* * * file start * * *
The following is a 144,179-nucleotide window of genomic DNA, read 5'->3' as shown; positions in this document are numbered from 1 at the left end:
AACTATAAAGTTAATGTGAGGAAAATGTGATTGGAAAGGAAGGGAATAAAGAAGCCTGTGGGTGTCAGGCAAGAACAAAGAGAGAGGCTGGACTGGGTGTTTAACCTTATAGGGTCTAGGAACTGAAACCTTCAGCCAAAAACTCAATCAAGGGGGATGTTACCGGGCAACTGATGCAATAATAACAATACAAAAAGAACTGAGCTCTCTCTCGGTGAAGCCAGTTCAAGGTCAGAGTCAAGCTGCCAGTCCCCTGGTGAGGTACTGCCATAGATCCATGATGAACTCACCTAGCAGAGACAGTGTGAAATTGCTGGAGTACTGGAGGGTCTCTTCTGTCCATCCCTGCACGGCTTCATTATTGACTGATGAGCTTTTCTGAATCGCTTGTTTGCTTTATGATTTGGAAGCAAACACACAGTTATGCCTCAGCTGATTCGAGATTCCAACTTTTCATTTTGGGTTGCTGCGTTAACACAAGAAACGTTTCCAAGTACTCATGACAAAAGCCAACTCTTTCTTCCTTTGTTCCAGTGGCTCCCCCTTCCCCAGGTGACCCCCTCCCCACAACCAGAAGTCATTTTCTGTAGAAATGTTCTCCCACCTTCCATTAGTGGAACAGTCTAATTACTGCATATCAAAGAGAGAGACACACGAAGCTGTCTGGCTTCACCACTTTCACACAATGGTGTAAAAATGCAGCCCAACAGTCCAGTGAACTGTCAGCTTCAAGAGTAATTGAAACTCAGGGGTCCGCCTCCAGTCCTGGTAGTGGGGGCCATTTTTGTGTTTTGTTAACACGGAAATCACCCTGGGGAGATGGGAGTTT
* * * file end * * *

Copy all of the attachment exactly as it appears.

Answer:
The following is a 144,179-nucleotide window of genomic DNA, read 5'->3' as shown; positions in this document are numbered from 1 at the left end:
AACTATAAAGTTAATGTGAGGAAAATGTGATTGGAAAGGAAGGGAATAAAGAAGCCTGTGGGTGTCAGGCAAGAACAAAGAGAGAGGCTGGACTGGGTGTTTAACCTTATAGGGTCTAGGAACTGAAACCTTCAGCCAAAAACTCAATCAAGGGGGATGTTACCGGGCAACTGATGCAATAATAACAATACAAAAAGAACTGAGCTCTCTCTCGGTGAAGCCAGTTCAAGGTCAGAGTCAAGCTGCCAGTCCCCTGGTGAGGTACTGCCATAGATCCATGATGAACTCACCTAGCAGAGACAGTGTGAAATTGCTGGAGTACTGGAGGGTCTCTTCTGTCCATCCCTGCACGGCTTCATTATTGACTGATGAGCTTTTCTGAATCGCTTGTTTGCTTTATGATTTGGAAGCAAACACACAGTTATGCCTCAGCTGATTCGAGATTCCAACTTTTCATTTTGGGTTGCTGCGTTAACACAAGAAACGTTTCCAAGTACTCATGACAAAAGCCAACTCTTTCTTCCTTTGTTCCAGTGGCTCCCCCTTCCCCAGGTGACCCCCTCCCCACAACCAGAAGTCATTTTCTGTAGAAATGTTCTCCCACCTTCCATTAGTGGAACAGTCTAATTACTGCATATCAAAGAGAGAGACACACGAAGCTGTCTGGCTTCACCACTTTCACACAATGGTGTAAAAATGCAGCCCAACAGTCCAGTGAACTGTCAGCTTCAAGAGTAATTGAAACTCAGGGGTCCGCCTCCAGTCCTGGTAGTGGGGGCCATTTTTGTGTTTTGTTAACACGGAAATCACCCTGGGGAGATGGGAGTTT